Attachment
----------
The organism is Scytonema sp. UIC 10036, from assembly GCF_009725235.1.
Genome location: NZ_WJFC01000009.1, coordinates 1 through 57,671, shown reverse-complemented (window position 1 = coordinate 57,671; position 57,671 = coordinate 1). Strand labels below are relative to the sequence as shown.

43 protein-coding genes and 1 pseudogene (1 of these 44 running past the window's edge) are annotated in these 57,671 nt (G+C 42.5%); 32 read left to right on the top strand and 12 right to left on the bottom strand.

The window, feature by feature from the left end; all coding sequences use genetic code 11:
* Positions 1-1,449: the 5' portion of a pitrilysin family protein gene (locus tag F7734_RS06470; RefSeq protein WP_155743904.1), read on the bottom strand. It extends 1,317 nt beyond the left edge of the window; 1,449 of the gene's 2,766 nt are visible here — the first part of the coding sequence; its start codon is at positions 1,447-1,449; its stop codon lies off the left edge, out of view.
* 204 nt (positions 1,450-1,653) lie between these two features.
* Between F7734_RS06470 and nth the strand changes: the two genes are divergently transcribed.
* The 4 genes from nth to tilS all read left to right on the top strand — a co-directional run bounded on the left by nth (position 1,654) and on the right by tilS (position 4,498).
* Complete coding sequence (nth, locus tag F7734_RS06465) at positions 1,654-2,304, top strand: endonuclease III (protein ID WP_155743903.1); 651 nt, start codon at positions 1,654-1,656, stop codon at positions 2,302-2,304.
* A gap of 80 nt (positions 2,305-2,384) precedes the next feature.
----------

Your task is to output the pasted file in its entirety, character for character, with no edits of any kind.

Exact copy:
The organism is Scytonema sp. UIC 10036, from assembly GCF_009725235.1.
Genome location: NZ_WJFC01000009.1, coordinates 1 through 57,671, shown reverse-complemented (window position 1 = coordinate 57,671; position 57,671 = coordinate 1). Strand labels below are relative to the sequence as shown.

43 protein-coding genes and 1 pseudogene (1 of these 44 running past the window's edge) are annotated in these 57,671 nt (G+C 42.5%); 32 read left to right on the top strand and 12 right to left on the bottom strand.

The window, feature by feature from the left end; all coding sequences use genetic code 11:
* Positions 1-1,449: the 5' portion of a pitrilysin family protein gene (locus tag F7734_RS06470; RefSeq protein WP_155743904.1), read on the bottom strand. It extends 1,317 nt beyond the left edge of the window; 1,449 of the gene's 2,766 nt are visible here — the first part of the coding sequence; its start codon is at positions 1,447-1,449; its stop codon lies off the left edge, out of view.
* 204 nt (positions 1,450-1,653) lie between these two features.
* Between F7734_RS06470 and nth the strand changes: the two genes are divergently transcribed.
* The 4 genes from nth to tilS all read left to right on the top strand — a co-directional run bounded on the left by nth (position 1,654) and on the right by tilS (position 4,498).
* Complete coding sequence (nth, locus tag F7734_RS06465) at positions 1,654-2,304, top strand: endonuclease III (protein ID WP_155743903.1); 651 nt, start codon at positions 1,654-1,656, stop codon at positions 2,302-2,304.
* A gap of 80 nt (positions 2,305-2,384) precedes the next feature.